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Julie Hesmondhalgh: An interview with Amanda Dalton

    Saturday 28th October 2023 • Hebden Bridge Town Hall • 7:30pm


    How it went – write up by Roger Gill

    Have you ever spent an evening with a generous, open-minded, inspirational, and infectiously funny person, who made you feel positive about yourself and the world around you – even in these dire times?

    A Lit&Sci full-house audience did just that, last Saturday at the Hebden Bridge Town Hall when Julie Hesmondhalgh lifted our spirits while being interviewed so adeptly by Amanda Dalton.

    No warm-up comedian could ever have grabbed our attention like Julie did. As she trotted in, weeping with laughter, she regaled us with the story of her being caught in a mighty burst of rain and having had to dry off her trousers and knickers under the hand-dryer in the Town Hall toilets. This was a masterclass in how to win over your audience  – all done with a spluttering reference to wee, knickers and pelvic floors.

    We were putty in her hands. There were waves of empathy flowing between us and Julie. Amanda’s on-point questions and references to Julie’s new book, An Actor’s Alphabet,  provided a structure for what followed. We lapped up her tales about Hayley in Corrie, her charity 500 Acts of Kindness (to which she donated her fee for the event), and her life growing up in Accrington.

    As the chat on the stage developed, it became obvious that Julie’s childhood in a broad-minded, inclusive, and religious household gave her a generous spirit and an evangelical drive, albeit now with a bias towards political evangelism. A fervour that guides her acting, choice of roles and the strong belief that ordinary lives can be changed by active kindness.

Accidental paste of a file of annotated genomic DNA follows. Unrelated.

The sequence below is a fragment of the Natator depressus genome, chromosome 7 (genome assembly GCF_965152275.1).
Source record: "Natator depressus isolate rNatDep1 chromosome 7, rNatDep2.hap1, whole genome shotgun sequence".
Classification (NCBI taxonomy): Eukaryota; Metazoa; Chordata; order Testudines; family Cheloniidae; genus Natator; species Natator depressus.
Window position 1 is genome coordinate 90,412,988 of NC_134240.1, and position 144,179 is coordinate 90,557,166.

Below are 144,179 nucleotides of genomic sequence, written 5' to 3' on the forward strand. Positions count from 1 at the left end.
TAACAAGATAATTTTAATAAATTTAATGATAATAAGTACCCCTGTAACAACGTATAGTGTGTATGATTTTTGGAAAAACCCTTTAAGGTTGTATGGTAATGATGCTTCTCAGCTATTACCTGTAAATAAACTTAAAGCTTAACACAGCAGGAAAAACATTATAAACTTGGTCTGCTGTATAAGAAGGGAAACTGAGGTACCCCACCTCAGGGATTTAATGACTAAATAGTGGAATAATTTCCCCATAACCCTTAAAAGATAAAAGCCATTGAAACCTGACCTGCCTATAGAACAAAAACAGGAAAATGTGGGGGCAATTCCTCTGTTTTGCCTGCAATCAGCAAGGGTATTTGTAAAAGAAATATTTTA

The adverts for this event promised gossip, laughter, and indiscretion. We enjoyed these three elements, over and over again. What wasn’t on the poster was her soul being laid bare, of her understanding of how, in her acting, she can plumb the depths of a character and leave any personal emotional backwash at the stage door. In that way, she believes she can pay due respect to the lives of the, sometimes real, people being portrayed. It’s not about her, but about them. She pinpointed this serious side of her life as an actor with the beautiful account of her role, as Sophie’s mother in Simon Armitage’s Black Roses – the docu-drama about the murder of Sophie Lancaster. The audience went quiet in reflection and admiration.

    The evening turned us into diabolos being tossed up and down deftly by Julie and Amanda. One minute we were soaring high with the funny tales of actors corpsing on stage and then we were plunging low, in deep thought, when we heard of the social injustices that her charities and Take Back (her drama company) are trying to tackle.

    The final feeling, as we applauded, hooted, and whistled, was one of hope in a dark world where individuals with a kind, generous spirit can and do make a difference. In Julie’s particular case, her very long list of activism and fundraising ventures, and of course her acting, are all a testament to her passion for making a difference.

    An evening of chat, and perhaps some readings, as Amanda and Julie talk all things creative: from how the arts can shape the way we see the world to how we can help young people better access culture, from mental health to growing older in an industry that traditionally ignores women over a certain age. How to navigate imposter syndrome and stay creative and engaged, as well as how to learn lines and what it’s like playing a character for 16 years! There will be gossip, laughter and a healthy dollop of indiscretion we promise.

    Julie is an actor, writer and activist, best known for her 16 year stint in Coronation Street as Hayley Cropper, and her subsequent work in theatre, in TV (Broadchurch, Happy Valley, Inside No 9, Doctor Who, The Pact and the soon to be screened Mr Bates vs the Post Office for ITV) and as a regular voice on Radio 4.  She has written two books: A Working Diary and most recently, An Actor’s Alphabet (an A-Z of Stuff I’ve Learnt and Stuff I’m Still Learning): part memoir, part advice book, part exploration of how the cultural industries have shaped the world, and covering topics from access to class to jealousy, from imposter syndrome to body image to growing old, from process to staying mentally well.

    Julie co-runs the political theatre collective, Take Back, in Manchester, and the fundraising group 500 Acts of Kindness.